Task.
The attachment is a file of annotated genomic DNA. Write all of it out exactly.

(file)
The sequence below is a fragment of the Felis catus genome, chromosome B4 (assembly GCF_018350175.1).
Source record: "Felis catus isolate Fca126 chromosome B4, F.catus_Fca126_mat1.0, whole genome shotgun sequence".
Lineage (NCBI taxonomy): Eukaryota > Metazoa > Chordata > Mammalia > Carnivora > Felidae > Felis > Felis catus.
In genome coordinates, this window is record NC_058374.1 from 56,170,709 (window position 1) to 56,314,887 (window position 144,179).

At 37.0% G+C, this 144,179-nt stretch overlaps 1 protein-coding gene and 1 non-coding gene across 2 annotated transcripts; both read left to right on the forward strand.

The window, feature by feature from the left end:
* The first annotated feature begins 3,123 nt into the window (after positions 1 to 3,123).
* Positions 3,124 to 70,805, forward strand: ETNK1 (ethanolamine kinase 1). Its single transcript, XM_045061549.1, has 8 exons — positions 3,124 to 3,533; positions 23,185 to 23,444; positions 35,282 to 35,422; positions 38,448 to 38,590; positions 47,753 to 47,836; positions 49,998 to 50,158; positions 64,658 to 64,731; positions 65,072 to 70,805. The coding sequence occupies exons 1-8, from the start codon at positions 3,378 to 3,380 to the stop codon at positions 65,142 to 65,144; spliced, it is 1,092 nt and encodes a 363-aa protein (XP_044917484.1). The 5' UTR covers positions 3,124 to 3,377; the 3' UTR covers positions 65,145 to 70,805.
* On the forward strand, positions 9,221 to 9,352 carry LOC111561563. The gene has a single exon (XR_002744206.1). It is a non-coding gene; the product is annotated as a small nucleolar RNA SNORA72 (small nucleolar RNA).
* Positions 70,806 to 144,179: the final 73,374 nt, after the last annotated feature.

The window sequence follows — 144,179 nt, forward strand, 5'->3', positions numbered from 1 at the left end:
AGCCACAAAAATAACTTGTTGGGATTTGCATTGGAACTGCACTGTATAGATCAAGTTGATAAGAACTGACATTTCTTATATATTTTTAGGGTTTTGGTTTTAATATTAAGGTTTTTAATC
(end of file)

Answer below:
The sequence below is a fragment of the Felis catus genome, chromosome B4 (assembly GCF_018350175.1).
Source record: "Felis catus isolate Fca126 chromosome B4, F.catus_Fca126_mat1.0, whole genome shotgun sequence".
Lineage (NCBI taxonomy): Eukaryota > Metazoa > Chordata > Mammalia > Carnivora > Felidae > Felis > Felis catus.
In genome coordinates, this window is record NC_058374.1 from 56,170,709 (window position 1) to 56,314,887 (window position 144,179).

At 37.0% G+C, this 144,179-nt stretch overlaps 1 protein-coding gene and 1 non-coding gene across 2 annotated transcripts; both read left to right on the forward strand.

The window, feature by feature from the left end:
* The first annotated feature begins 3,123 nt into the window (after positions 1 to 3,123).
* Positions 3,124 to 70,805, forward strand: ETNK1 (ethanolamine kinase 1). Its single transcript, XM_045061549.1, has 8 exons — positions 3,124 to 3,533; positions 23,185 to 23,444; positions 35,282 to 35,422; positions 38,448 to 38,590; positions 47,753 to 47,836; positions 49,998 to 50,158; positions 64,658 to 64,731; positions 65,072 to 70,805. The coding sequence occupies exons 1-8, from the start codon at positions 3,378 to 3,380 to the stop codon at positions 65,142 to 65,144; spliced, it is 1,092 nt and encodes a 363-aa protein (XP_044917484.1). The 5' UTR covers positions 3,124 to 3,377; the 3' UTR covers positions 65,145 to 70,805.
* On the forward strand, positions 9,221 to 9,352 carry LOC111561563. The gene has a single exon (XR_002744206.1). It is a non-coding gene; the product is annotated as a small nucleolar RNA SNORA72 (small nucleolar RNA).
* Positions 70,806 to 144,179: the final 73,374 nt, after the last annotated feature.

The window sequence follows — 144,179 nt, forward strand, 5'->3', positions numbered from 1 at the left end:
AGCCACAAAAATAACTTGTTGGGATTTGCATTGGAACTGCACTGTATAGATCAAGTTGATAAGAACTGACATTTCTTATATATTTTTAGGGTTTTGGTTTTAATATTAAGGTTTTTAATC